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Flexible Jobs Index 2017: Why slow growth isn’t enough growth

Flexible Jobs Index: 3 year trendThe launch of the Flexible Jobs Index back in 2015 was an important step for us as champions of flexible working. Anecdotally, it was clear that the number of people who wanted to work flexibly far outstripped the number of quality jobs available; but until this point, there just wasn’t the data to prove it.

Our solution was to carry out our own research and create a report that highlighted how many flexible jobs are being advertised, in what sectors and at what level. We committed to doing so annually for 10 years, in order to track the progress of the flexible job market, and allow employers to benchmark their own practice. That first year, we discovered that only 6.2% of jobs paying more than £20K FTE were advertised flexibly. And once again, in 2017, the Timewise Flexible Jobs Index has a story to tell.

Things are changing – but not quickly enough

The latest figures suggest that the market is continuing to move in the right direction; but frustratingly, the pace of change has slowed. The number of flexibly advertised jobs paying more than £20K FTE is now 9.8%, compared to 8.7% the previous year. What’s more, the data clearly shows that flexibility declines as salary rises, creating a huge challenge for flexible workers who are looking to progress their careers.

Are we asking too much? Isn’t some growth better than no growth? The problem is, if the market continues to grow at this modest rate, it could take as long as 40 years for the number of jobs that are advertised as offering flexibility to match the number of people in that market (54% of the UK workforce[1]). And that’s ignoring the fact that there are another 8.7 million people who don’t currently work flexibly, but would like to if the jobs were there[2].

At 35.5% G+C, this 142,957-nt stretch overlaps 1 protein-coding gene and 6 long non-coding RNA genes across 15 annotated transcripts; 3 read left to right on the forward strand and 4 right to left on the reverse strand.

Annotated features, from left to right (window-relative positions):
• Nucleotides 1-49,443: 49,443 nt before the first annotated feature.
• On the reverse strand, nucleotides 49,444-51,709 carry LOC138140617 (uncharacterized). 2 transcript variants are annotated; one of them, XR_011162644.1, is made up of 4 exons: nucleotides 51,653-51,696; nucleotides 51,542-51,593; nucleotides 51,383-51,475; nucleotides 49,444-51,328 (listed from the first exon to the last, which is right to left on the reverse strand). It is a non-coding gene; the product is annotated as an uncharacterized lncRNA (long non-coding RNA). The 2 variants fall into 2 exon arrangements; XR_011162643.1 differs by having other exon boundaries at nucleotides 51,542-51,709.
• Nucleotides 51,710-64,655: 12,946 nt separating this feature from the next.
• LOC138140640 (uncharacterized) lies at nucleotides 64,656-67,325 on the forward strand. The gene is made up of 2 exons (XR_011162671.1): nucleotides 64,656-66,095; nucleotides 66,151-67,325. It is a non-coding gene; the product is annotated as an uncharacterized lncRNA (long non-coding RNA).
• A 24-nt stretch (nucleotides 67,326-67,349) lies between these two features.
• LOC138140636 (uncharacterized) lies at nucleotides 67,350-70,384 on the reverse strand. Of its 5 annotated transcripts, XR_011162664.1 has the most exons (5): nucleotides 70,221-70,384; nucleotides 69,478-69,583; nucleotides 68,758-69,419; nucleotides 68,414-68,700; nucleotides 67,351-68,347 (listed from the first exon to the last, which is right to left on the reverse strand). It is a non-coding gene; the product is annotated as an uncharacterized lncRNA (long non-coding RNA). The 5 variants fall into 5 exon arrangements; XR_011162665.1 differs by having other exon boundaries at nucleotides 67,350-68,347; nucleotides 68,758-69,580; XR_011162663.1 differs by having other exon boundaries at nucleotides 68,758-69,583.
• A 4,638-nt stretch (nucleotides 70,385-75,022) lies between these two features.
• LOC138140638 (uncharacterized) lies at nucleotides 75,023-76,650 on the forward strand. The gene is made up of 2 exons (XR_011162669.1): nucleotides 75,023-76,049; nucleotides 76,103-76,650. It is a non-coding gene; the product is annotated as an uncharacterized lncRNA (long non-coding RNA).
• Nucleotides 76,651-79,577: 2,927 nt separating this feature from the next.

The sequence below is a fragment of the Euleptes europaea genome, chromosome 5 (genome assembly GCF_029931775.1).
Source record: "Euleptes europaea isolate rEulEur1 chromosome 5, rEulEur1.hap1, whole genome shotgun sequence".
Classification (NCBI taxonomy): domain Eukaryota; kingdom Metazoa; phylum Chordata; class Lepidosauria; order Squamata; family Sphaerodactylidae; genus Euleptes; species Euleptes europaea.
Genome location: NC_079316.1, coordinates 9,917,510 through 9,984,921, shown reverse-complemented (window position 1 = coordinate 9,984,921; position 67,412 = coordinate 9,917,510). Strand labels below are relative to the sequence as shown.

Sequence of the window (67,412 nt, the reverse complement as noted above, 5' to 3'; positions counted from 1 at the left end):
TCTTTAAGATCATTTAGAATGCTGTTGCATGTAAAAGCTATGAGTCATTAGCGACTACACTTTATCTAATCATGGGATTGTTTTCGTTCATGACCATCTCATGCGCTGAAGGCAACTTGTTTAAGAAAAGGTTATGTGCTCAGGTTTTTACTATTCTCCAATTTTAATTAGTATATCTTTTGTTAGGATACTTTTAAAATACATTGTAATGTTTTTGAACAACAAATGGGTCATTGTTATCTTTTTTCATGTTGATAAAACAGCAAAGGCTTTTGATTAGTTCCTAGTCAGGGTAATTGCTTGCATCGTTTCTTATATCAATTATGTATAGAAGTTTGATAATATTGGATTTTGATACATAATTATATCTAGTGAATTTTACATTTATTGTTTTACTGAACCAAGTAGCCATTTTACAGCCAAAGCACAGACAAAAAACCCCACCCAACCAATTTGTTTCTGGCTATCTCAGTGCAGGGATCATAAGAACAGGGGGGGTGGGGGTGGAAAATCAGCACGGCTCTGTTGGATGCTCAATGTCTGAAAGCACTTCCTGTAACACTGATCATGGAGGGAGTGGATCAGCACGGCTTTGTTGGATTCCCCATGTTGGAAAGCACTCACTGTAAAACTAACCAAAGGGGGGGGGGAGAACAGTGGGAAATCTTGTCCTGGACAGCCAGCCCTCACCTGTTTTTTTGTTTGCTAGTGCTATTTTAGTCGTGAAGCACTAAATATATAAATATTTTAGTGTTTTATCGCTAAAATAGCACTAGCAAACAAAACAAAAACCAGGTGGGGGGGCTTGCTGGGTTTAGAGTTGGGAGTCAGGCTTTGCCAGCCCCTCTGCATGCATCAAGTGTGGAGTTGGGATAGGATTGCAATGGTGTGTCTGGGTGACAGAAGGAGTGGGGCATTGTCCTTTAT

Now, more than ever, we need to come together to boost flexible hiring

We’ve had some real successes in the past few years in getting flexible hiring on the agenda. Our Hire Me My Way campaign has created a platform for employers to demonstrate their willingness to advertise and recruit flexible roles; so far, 40 organisations have signed up. And we’re currently working with national retailers, including Tesco, Dixons Carphone and the John Lewis Partnership, to help them design and deliver flexible jobs at management level.

But given the levels of uncertainty about the potential impact of Brexit on the workplace, and the new requirements to publish gender pay gap figures, one thing is for sure: all employers need to get smarter about using flexibility to attract, motivate and keep the best talent. Here are our suggestions for some good places to start:

  • Get actively on board with flexible hiring. Joining our Hire Me My Way campaign is a good way to stand out from the crowd as a flexible employer.
  • Take a look at your business culture. Does it support flexibility? Do you have role models or flexible champions in place? Do senior leaders and line managers understand the positive impact that flex can have on recruitment, retention, productivity?
  • Start thinking creatively about flexible job design. According to this year’s index, more than half the flexible jobs being advertised are part time. So there are real opportunities for growth within other flexible areas such as remote working and annualised hours (for example, only working in term time).
  • Get expert help and support. We offer a range of training and consultancy packages covering all aspects of flexible working, from strategy and business case to job design and culture change.

If we all play our part, commit to making changes and see them through, we can look forward to the day when the growth in the flexible jobs market is really something to shout about. For all of us at Timewise, that day can’t come soon enough.

Published June 2017

To find out more about our training and consultancy services, contact or call on 020 7633 4444.

[1] Employee Outlook, Focus Commuting and Flexible Working, CIPD, 2016

[2]A Flexible Future for Britain, Timewise, 2014

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